I have a problem with the world: it’s too dang interesting.

Since starting my career, with more time and money, I’ve had the opportunity to explore more hobbies than ever before. Here’s the hobbies I have invested at least some time into, in no particular order:

  1. Woodworking
  2. Mountaineering (hiking, bouldering, rock climbing, etc.)
  3. XC Biking
  4. Alpine skiing
  5. XC skiing
  6. Reading (science fiction, fantasy, historic, business, etc.)
  7. Video gaming
  8. Tabletop gaming
  9. Rotaract/Rotary
  10. App development
  11. Web development
  12. Guitar/singing
  13. Camping/over-landing
  14. Socializing
  15. Auto repair
  16. Self development (meditation, journaling, etc.)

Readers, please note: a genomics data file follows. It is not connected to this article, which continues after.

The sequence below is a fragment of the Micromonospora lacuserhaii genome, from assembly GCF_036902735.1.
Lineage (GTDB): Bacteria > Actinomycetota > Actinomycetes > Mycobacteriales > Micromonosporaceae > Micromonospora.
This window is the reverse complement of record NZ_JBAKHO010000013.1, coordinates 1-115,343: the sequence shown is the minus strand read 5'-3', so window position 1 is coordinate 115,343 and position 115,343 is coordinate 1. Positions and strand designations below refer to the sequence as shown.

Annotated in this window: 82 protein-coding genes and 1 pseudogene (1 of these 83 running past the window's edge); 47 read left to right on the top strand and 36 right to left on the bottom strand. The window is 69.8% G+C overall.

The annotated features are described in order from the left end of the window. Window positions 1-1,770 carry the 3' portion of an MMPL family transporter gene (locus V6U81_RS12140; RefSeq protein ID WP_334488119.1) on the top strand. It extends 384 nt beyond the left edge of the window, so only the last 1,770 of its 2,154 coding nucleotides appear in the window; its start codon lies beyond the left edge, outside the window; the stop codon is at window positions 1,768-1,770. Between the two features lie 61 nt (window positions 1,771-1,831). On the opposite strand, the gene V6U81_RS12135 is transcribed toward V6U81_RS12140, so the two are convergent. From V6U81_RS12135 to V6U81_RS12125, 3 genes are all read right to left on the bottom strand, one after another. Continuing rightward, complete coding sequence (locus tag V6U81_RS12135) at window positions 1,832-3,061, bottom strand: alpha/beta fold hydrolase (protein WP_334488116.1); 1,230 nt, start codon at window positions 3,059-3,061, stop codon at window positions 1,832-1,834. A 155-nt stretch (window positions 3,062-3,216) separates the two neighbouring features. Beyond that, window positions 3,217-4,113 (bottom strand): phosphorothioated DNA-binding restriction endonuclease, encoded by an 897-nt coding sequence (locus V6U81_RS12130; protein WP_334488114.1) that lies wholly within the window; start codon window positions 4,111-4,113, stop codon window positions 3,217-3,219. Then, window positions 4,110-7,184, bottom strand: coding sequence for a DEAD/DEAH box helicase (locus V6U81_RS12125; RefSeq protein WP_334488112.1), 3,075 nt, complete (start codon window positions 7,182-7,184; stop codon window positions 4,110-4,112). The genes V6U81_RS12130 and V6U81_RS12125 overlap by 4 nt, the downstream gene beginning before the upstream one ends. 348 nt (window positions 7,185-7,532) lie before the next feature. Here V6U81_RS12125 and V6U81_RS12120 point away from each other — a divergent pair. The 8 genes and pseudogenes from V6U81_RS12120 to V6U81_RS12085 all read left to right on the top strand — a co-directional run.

17. Photography
  18. Financials (investing, etc.)
  19. Dancing
  20. Writing
  21. Martial arts
  22. Horology

Whew. That’s a lot of hobbies. And I want to pursue them all!

Of course, the watch on my wrist says I can’t; we have a limited amount of time each day and in life. So which hobbies should I be investing in?

Traditional wisdom would say to pick the select few that interest me most and pursue them to completion. The problem is my interest moves between hobbies frequently, and in the past I felt guilty that I was leaving something incomplete. This resulted in me doing nothing for a while — my guilt prevented me from moving on; my change in interest prevented me from completing what I had started.

My solution: move between hobbies fluidly. My constant is my career, everything else is open to change. Thus far, I’ve found I return to some hobbies in time and will eventually pursue them to completion. My posting frequency on this site is a great example of that.

Emilie Wapnick detailed a personality like this in her TED Talk, Why some of us don’t have one true calling.

The world is an interesting place, and I’m going to experience as much of it as I can through a variety of hobbies before my time runs out.